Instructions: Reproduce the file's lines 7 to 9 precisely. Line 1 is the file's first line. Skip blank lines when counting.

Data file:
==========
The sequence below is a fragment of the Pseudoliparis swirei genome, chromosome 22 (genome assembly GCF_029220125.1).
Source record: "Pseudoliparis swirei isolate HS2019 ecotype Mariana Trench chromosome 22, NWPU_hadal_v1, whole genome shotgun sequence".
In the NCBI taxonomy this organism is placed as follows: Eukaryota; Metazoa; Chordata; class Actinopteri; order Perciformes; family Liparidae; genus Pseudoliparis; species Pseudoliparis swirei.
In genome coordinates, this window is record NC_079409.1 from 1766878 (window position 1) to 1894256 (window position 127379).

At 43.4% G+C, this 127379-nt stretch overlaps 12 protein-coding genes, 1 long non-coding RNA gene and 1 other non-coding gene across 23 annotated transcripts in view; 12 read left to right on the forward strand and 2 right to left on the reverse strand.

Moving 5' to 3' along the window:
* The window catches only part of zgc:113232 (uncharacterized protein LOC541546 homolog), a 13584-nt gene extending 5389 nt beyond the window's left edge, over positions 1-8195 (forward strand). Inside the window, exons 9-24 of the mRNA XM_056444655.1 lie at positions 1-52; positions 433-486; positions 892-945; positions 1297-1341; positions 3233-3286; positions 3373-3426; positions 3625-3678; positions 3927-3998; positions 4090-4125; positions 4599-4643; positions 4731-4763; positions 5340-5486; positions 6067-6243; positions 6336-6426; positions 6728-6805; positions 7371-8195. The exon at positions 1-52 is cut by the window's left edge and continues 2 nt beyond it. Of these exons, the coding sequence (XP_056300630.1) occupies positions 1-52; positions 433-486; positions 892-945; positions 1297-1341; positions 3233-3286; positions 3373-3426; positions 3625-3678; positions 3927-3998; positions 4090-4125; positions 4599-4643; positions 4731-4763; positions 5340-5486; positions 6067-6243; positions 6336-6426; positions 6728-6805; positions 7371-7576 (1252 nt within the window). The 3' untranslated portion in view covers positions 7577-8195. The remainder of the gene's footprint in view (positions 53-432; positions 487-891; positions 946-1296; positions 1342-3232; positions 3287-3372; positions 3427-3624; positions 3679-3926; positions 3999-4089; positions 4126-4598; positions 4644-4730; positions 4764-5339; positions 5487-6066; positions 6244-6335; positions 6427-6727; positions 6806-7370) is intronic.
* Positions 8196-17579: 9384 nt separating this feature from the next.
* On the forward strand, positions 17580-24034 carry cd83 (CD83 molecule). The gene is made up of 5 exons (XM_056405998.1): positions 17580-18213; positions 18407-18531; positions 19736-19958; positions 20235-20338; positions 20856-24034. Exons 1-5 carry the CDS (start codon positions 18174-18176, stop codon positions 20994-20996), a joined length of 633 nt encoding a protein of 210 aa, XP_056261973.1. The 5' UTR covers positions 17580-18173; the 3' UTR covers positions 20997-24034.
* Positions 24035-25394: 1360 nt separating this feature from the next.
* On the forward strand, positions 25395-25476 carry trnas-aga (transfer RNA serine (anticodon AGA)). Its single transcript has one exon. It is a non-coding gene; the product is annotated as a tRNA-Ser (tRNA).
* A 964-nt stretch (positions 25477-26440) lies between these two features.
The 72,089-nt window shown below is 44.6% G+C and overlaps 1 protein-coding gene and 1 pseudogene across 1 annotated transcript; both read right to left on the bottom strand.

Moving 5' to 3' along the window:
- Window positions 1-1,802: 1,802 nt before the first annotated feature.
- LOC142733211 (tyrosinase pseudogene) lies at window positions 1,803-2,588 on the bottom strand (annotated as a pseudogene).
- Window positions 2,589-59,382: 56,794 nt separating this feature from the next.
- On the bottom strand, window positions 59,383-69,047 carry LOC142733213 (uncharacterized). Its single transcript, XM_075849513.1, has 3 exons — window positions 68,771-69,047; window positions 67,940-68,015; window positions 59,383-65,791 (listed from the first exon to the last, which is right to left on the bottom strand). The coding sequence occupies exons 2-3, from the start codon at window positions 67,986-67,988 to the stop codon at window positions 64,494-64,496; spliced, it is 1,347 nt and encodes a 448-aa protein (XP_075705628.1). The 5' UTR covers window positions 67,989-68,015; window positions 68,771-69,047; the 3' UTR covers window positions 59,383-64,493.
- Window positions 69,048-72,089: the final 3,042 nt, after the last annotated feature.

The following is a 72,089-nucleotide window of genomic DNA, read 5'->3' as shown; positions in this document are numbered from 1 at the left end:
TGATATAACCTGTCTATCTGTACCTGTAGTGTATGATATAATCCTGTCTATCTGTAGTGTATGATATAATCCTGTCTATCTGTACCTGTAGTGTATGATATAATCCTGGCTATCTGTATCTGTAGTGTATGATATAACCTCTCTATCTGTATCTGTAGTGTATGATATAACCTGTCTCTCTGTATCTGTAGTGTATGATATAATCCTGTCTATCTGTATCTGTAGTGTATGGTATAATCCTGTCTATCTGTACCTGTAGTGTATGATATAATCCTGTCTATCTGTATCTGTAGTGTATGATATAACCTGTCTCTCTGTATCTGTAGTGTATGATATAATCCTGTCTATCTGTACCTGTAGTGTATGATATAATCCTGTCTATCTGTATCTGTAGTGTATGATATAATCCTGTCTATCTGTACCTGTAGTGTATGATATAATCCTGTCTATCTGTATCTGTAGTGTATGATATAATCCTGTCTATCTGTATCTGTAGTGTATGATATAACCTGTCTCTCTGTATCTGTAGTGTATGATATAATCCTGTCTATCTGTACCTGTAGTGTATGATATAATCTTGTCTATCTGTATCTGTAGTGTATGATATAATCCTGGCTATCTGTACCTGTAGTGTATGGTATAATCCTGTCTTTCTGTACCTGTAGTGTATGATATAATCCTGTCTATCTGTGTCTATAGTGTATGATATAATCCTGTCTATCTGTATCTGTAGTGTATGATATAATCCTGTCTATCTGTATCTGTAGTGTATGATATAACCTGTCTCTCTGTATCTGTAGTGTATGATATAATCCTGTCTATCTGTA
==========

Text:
* The window catches only part of zgc:113232 (uncharacterized protein LOC541546 homolog), a 13584-nt gene extending 5389 nt beyond the window's left edge, over positions 1-8195 (forward strand). Inside the window, exons 9-24 of the mRNA XM_056444655.1 lie at positions 1-52; positions 433-486; positions 892-945; positions 1297-1341; positions 3233-3286; positions 3373-3426; positions 3625-3678; positions 3927-3998; positions 4090-4125; positions 4599-4643; positions 4731-4763; positions 5340-5486; positions 6067-6243; positions 6336-6426; positions 6728-6805; positions 7371-8195. The exon at positions 1-52 is cut by the window's left edge and continues 2 nt beyond it. Of these exons, the coding sequence (XP_056300630.1) occupies positions 1-52; positions 433-486; positions 892-945; positions 1297-1341; positions 3233-3286; positions 3373-3426; positions 3625-3678; positions 3927-3998; positions 4090-4125; positions 4599-4643; positions 4731-4763; positions 5340-5486; positions 6067-6243; positions 6336-6426; positions 6728-6805; positions 7371-7576 (1252 nt within the window). The 3' untranslated portion in view covers positions 7577-8195. The remainder of the gene's footprint in view (positions 53-432; positions 487-891; positions 946-1296; positions 1342-3232; positions 3287-3372; positions 3427-3624; positions 3679-3926; positions 3999-4089; positions 4126-4598; positions 4644-4730; positions 4764-5339; positions 5487-6066; positions 6244-6335; positions 6427-6727; positions 6806-7370) is intronic.
* Positions 8196-17579: 9384 nt separating this feature from the next.
* On the forward strand, positions 17580-24034 carry cd83 (CD83 molecule). The gene is made up of 5 exons (XM_056405998.1): positions 17580-18213; positions 18407-18531; positions 19736-19958; positions 20235-20338; positions 20856-24034. Exons 1-5 carry the CDS (start codon positions 18174-18176, stop codon positions 20994-20996), a joined length of 633 nt encoding a protein of 210 aa, XP_056261973.1. The 5' UTR covers positions 17580-18173; the 3' UTR covers positions 20997-24034.